Recent positions taken by FERC’s Enforcement Staff in the Maxim Power show cause proceeding add to the uncertainty regarding what information market participants must volunteer when communicating with the Commission, ISOs/RTOs, market monitors and others.  We have recently written about Maxim Power.1  As a refresher, Staff alleged in its Order to Show Cause that Maxim Power Corporation and its named subsidiaries (“Maxim”), as well as its executive, Kyle Mitton (together, the “Respondents”)2 engaged in a supposed “offer oil, burn gas” scheme “for the purpose of obtaining inflated make-whole payments at high fuel oil prices when Maxim[’s Pittsfield] plant was dispatched for reliability, even though the plant was actually burning much less expensive natural gas.”3  Importantly, Respondents purportedly engaged in “misleading” communications with ISO-NE and the market monitor in an effort to retain the make-whole payments in violation of the Market Behavior and Anti-Manipulation rules (discussed below).  For these alleged violations, Staff seeks civil penalties of $5 million against Maxim and $50,000 against Mitton, but not disgorgement of profits because the overpayments were returned through ISO-NE tariff processes.

Background Update and Relevant Law

Since our last Clients and Friends Memo, Respondents answered the Commission’s Order to Show Cause and, on March 20, 2015, Staff served its reply.  Respondents contended in their Answer that their communications with ISO-NE and the market monitor were truthful.

In reply, Staff argues that truth is not enough, pressing both Market Behavior and Anti-Manipulation violations against Maxim pursuant to 18 C.F.R. Sections 35.41(b) and 1c.2.4  In support of these allegations, Staff reasoned that “[h]ad Maxim complied with this duty, by responding candidly to the [market monitor’s] inquiries and not omitting material information, this proceeding would never have arisen.  But Maxim took a different approach: it made a series of carefully-managed statements…and said nothing about what was actually happening at Pittsfield, namely an ever-growing windfall from offering oil and burning gas.”5  A closer look at the differences between these rules and how Maxim responded to ISO-NE and the market monitor’s questions reveal Staff’s debatable approach to the intent requirement of the Anti-Manipulation Rule and what information market participants must volunteer.

Market Behavior Rule 35.41(b) requires that “[a] Seller must provide accurate and factual information and not submit false or misleading information, or omit material information, in any communication with the Commission,” market monitors, ISOs/RTOs and others.  The Anti-Manipulation Rule’s prohibitions include the making of “any untrue statement of a material fact or to omit to state a material fact necessary in order to make the statements made, in the light of the circumstances under which they were made, not misleading” when “in connection with the purchase or sale of electric energy.”  Making a case under the Anti-Manipulation Rule requires proving intent whereas Rule 35.41(b) has no such requirement.6  While the rules contain similar language, violations are subject to separate punishment.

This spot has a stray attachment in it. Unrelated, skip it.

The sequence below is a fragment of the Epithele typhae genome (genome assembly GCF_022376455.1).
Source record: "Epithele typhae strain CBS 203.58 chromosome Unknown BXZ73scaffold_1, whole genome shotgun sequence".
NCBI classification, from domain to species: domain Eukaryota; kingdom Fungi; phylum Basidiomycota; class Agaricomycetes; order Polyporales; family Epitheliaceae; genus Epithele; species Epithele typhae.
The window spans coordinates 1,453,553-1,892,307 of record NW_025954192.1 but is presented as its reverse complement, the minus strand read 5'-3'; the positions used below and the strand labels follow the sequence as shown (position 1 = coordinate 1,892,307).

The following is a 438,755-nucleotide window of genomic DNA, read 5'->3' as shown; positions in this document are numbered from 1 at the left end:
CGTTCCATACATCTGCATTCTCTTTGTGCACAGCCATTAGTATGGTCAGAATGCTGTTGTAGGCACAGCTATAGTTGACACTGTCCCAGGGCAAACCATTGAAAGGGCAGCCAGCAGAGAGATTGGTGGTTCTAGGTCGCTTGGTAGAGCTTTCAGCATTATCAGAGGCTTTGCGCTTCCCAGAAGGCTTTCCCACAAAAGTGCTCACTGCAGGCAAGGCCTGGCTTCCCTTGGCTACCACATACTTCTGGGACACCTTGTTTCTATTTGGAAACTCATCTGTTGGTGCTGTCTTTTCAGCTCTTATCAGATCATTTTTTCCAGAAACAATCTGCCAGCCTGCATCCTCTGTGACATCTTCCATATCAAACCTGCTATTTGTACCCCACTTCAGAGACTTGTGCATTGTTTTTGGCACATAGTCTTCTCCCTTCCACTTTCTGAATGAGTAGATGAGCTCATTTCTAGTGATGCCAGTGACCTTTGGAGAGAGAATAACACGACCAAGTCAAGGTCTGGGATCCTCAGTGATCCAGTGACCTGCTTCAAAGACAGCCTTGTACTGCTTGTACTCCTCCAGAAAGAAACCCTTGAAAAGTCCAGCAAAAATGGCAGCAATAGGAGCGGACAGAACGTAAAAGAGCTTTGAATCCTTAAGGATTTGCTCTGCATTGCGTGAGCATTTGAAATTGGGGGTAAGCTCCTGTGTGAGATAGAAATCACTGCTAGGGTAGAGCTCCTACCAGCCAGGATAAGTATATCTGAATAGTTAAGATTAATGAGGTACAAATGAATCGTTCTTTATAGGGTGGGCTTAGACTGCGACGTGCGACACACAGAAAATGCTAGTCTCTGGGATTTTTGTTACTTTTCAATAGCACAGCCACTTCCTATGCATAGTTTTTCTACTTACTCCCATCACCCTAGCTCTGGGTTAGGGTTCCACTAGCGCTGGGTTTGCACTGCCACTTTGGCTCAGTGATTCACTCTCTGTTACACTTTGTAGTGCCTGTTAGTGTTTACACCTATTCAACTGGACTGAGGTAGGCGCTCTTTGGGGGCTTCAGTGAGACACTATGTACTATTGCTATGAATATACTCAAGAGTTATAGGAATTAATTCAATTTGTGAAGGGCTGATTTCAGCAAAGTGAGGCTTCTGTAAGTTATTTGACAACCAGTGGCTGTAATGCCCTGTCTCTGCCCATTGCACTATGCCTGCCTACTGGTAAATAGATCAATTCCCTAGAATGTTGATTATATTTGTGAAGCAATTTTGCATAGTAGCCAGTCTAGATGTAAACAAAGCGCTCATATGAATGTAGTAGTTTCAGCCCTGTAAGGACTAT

No Omission, No Manipulation?

Staff’s contention—that “[h]ad Maxim complied with this duty [under Rule 35.41(b)], by responding candidly to the market monitor’s inquiries and not omitting material information, this proceeding [bringing Anti-Manipulations claims] would never have arisen,”7—seems to suggest that the omission of material information by Maxim was, without more, the evidence of intent.  Some may view Staff’s position as surprising. 

After all, it appears that in the communications at issue Maxim generally was truthful and responsive to the question posed, but perhaps not forthcoming.  For example, Mitton told ISO-NE that they had “been offering the unit in conservatively on fuel oil.”8  Although they had been burning gas, two things are true: 1) Staff does not allege that Mitton failed to answer the question posed and 2) Mitton did not volunteer the fact that they had burned gas.9  In fact, Staff states affirmatively that Maxim’s responses were “literally accurate” but nonetheless accuses Maxim of implying false information and omitting material facts.10  Staff’s Order to Show Cause also acknowledges that Maxim answered truthfully when specifically asked whether it burned natural gas, stating “Maxim did not tell the [market monitor] it had burned gas on these 22 days until August 23, 2010, and then only after the IMM specifically asked Maxim what fuel it had burned.”11

Conclusion

Staff has elevated a case about material omissions under 35.41(b) into a manipulation case, using  communications that were “literally accurate” and responsive to demonstrate malevolent intent.  This should raise concern for anyone who communicates with the Commission, ISOs/RTOs or market monitors.  What information must such persons volunteer or surmise is being asked in order to avoid allegations of manipulative omissions?  The answer will depend on the facts at hand, but heightened caution is merited if the conduct being discussed is “in connection with the purchase or sale of electric energy.”